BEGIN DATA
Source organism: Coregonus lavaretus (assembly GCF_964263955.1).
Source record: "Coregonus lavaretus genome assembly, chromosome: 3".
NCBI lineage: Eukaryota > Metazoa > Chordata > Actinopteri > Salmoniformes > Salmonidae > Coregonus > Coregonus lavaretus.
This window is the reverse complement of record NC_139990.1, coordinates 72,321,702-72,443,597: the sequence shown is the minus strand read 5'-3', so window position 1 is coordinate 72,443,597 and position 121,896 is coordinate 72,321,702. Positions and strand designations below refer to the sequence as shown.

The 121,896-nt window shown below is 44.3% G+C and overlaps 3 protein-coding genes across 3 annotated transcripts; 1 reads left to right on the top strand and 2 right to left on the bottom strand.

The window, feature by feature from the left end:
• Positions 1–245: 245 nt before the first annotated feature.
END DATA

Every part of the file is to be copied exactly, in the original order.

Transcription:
Source organism: Coregonus lavaretus (assembly GCF_964263955.1).
Source record: "Coregonus lavaretus genome assembly, chromosome: 3".
NCBI lineage: Eukaryota > Metazoa > Chordata > Actinopteri > Salmoniformes > Salmonidae > Coregonus > Coregonus lavaretus.
This window is the reverse complement of record NC_139990.1, coordinates 72,321,702-72,443,597: the sequence shown is the minus strand read 5'-3', so window position 1 is coordinate 72,443,597 and position 121,896 is coordinate 72,321,702. Positions and strand designations below refer to the sequence as shown.

The 121,896-nt window shown below is 44.3% G+C and overlaps 3 protein-coding genes across 3 annotated transcripts; 1 reads left to right on the top strand and 2 right to left on the bottom strand.

The window, feature by feature from the left end:
• Positions 1–245: 245 nt before the first annotated feature.